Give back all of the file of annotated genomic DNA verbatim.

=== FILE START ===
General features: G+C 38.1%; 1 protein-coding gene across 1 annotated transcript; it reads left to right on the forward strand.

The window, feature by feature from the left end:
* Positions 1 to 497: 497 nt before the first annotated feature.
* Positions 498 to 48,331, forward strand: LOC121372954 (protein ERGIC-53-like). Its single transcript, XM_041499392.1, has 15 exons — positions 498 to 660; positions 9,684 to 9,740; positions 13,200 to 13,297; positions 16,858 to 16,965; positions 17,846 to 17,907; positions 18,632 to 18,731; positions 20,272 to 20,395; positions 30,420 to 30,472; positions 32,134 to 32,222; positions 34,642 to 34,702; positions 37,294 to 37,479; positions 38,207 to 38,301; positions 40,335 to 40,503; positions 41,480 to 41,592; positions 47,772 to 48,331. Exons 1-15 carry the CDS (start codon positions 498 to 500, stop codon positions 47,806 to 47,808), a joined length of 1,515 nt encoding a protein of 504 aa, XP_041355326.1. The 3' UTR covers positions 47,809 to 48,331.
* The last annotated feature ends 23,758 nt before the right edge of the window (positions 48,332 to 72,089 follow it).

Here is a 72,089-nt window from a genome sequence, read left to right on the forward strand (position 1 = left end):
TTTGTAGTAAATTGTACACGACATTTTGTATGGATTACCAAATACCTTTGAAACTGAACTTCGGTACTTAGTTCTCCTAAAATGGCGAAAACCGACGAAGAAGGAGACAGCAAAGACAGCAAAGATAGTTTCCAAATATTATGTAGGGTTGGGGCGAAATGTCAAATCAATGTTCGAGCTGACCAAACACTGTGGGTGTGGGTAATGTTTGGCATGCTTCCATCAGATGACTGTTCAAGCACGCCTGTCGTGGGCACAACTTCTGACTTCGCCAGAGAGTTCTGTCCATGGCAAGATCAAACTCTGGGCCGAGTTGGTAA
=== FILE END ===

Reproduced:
General features: G+C 38.1%; 1 protein-coding gene across 1 annotated transcript; it reads left to right on the forward strand.

The window, feature by feature from the left end:
* Positions 1 to 497: 497 nt before the first annotated feature.
* Positions 498 to 48,331, forward strand: LOC121372954 (protein ERGIC-53-like). Its single transcript, XM_041499392.1, has 15 exons — positions 498 to 660; positions 9,684 to 9,740; positions 13,200 to 13,297; positions 16,858 to 16,965; positions 17,846 to 17,907; positions 18,632 to 18,731; positions 20,272 to 20,395; positions 30,420 to 30,472; positions 32,134 to 32,222; positions 34,642 to 34,702; positions 37,294 to 37,479; positions 38,207 to 38,301; positions 40,335 to 40,503; positions 41,480 to 41,592; positions 47,772 to 48,331. Exons 1-15 carry the CDS (start codon positions 498 to 500, stop codon positions 47,806 to 47,808), a joined length of 1,515 nt encoding a protein of 504 aa, XP_041355326.1. The 3' UTR covers positions 47,809 to 48,331.
* The last annotated feature ends 23,758 nt before the right edge of the window (positions 48,332 to 72,089 follow it).

Here is a 72,089-nt window from a genome sequence, read left to right on the forward strand (position 1 = left end):
TTTGTAGTAAATTGTACACGACATTTTGTATGGATTACCAAATACCTTTGAAACTGAACTTCGGTACTTAGTTCTCCTAAAATGGCGAAAACCGACGAAGAAGGAGACAGCAAAGACAGCAAAGATAGTTTCCAAATATTATGTAGGGTTGGGGCGAAATGTCAAATCAATGTTCGAGCTGACCAAACACTGTGGGTGTGGGTAATGTTTGGCATGCTTCCATCAGATGACTGTTCAAGCACGCCTGTCGTGGGCACAACTTCTGACTTCGCCAGAGAGTTCTGTCCATGGCAAGATCAAACTCTGGGCCGAGTTGGTAA